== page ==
Velo Plus employee Manuel Maier hacks together an electronic dropper seatpost

Velo Plus employee Manuel Maier has hacked together an power drill motor, Lupine light battery and some buttons to create an electronic dropper seatpost.

He told us the actuation time from top to bottom is around 2-3 seconds. It’s controlled via a switch on the left that flips the current so the post will go up or down, and a button on the right to send the current to the motor. Before anyone even says it’s a slow, inelegant system, know this: It’s only version 1.0. He’s already working out improvements for the system.

Push that button and drop below the break for more…

Velo Plus employee Manuel Maier hacks together an electronic dropper seatpost

Velo Plus employee Manuel Maier hacks together an electronic dropper seatpost

The motor drives and achieves 75-80mm of travel, but Maier says that can be increased. It’s built into a no-longer-offered Maverick Speedball adjustable height post and drives a threaded axle through a fixed “bolt” in the top part. The axle has bearings to keep it in place and spinning freely.

Velo Plus employee Manuel Maier hacks together an electronic dropper seatpost

Where could this go? The first thing that comes to our mind is building something into the smooth, minimalist Fox iRD lever and use a Di2 battery…if it could deliver the power necessary to drive a motor like this.

Actually, Maier told us he did have a smaller battery hidden in the seat tube until accidentally shorting it out, now it’s external and borrowed from a Lupine lightset. Among other features, he’s working on a smaller, single sided control unit that uses two simple buttons, one for up and one for down. He’s also working on adding programmed stops throughout the travel.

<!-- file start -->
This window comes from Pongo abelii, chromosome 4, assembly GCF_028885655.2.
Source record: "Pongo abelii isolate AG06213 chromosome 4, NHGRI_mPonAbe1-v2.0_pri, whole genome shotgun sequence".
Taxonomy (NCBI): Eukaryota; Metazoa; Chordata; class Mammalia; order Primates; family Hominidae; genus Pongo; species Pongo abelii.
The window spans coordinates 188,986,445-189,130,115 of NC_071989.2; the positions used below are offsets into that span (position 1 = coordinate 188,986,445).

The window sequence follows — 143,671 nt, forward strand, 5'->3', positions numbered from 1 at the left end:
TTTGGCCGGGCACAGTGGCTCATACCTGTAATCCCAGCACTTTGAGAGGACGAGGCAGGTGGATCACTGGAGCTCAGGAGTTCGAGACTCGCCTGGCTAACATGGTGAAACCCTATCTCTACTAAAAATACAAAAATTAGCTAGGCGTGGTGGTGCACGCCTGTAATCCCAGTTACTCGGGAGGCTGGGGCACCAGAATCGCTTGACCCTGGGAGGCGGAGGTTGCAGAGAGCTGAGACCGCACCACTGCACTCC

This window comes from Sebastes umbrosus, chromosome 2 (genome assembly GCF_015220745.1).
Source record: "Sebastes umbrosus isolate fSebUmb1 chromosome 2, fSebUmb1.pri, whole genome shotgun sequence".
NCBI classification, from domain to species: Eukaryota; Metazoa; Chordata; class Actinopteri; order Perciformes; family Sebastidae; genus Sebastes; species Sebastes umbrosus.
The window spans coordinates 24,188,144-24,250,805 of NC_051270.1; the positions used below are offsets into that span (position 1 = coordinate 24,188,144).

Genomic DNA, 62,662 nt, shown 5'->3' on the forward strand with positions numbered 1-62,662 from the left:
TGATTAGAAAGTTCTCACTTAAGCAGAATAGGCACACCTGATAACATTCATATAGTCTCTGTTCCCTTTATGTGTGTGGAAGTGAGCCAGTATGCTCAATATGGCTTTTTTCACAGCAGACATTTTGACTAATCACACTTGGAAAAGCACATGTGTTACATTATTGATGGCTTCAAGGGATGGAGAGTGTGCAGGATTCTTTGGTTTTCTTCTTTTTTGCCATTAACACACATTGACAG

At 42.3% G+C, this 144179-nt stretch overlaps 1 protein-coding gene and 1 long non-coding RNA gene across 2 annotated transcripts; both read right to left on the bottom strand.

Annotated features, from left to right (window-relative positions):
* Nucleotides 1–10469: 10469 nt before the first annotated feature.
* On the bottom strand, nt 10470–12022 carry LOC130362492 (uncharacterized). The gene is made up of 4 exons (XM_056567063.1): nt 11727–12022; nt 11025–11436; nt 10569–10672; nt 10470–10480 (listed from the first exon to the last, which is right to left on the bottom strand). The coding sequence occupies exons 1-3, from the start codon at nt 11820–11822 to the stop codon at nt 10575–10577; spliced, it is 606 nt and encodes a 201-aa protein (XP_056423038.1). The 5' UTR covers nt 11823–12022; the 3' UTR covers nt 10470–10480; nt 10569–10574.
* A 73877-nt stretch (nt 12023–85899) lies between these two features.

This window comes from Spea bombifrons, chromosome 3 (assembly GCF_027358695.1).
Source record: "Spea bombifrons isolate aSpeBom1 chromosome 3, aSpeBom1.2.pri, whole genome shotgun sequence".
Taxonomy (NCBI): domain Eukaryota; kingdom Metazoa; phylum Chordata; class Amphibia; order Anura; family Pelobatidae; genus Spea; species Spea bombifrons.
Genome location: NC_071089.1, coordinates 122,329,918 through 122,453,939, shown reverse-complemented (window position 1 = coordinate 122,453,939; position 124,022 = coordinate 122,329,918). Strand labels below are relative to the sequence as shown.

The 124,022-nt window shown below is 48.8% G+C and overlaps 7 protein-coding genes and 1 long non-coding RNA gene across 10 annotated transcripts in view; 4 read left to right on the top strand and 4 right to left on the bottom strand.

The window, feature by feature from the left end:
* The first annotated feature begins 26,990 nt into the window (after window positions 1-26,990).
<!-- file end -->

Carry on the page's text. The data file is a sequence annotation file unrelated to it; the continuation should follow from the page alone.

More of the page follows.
1. I’m going to add electrocution to the list of risks I associate with dropper posts, alongside unintended rise and drop. full disclosure: I use a joplin and a blacklite on my bikes.

  2. It is the start. Why not use electronics to control the lockout mechanism of the spring ? It would be far easier and reliable (and much less battery consumed).

    -JimmyZ, come on there is no risk of balls electrocution with low or DC currents.
    For the record we had three Joplins that where horrid and never we’ll never goes this road again. NEVER !
    All our Joplins doesn’t lock when you lift the saddle, plus with time it leaks oil and drops 1 inch when not totally lowered so. Using Specialized POST and Reverb – when well installed, no problems.

  3. This product segment needs a lot of innovation, so be happy for any innovation – you never know what this triggers…

    For the actual solution here I’m also a bit skeptical. An already heavy seatpost gets heavier and probably less reliable and has only little travel. And 2-3 sec seem too slow for my taste. I want that saddle out of the way instantly.

    But still – keep on pushing, keep on hacking!

  4. Tip to Manuel if he happens to read this. Look into Brushless RC car motors to help increase the speed possibly?

    Anyways.. good job and have fun! This really looks like a novel idea that could lead somewhere really cool!

  5. @gambler – This is NOT a office chair!!!
    The brilliant thing about this concept is the ability to lover the seat without sitting. I’ve been thinking about how and if this would be possible for some time. When you are out of the saddle pushing the pedal towards a downhill section with the current offerings, you have to sit down and stop pedalling to get the seat down, before going into attack mode again.
    And yes 2-3 seconds seems too slow and the controls is a bit confusing. But it should be possible to make both better…

  6. The real reason the office seat guys don’t/can’t use power is because they don’t have power to use… nobody wants a cord tying them to their desks… car seats can use power because they have power available… This innovation may lead to faster actuation, on the fly “seated up”, memory positions, etc, etc…

    Great to see guys hacking and pushing! keep it up!

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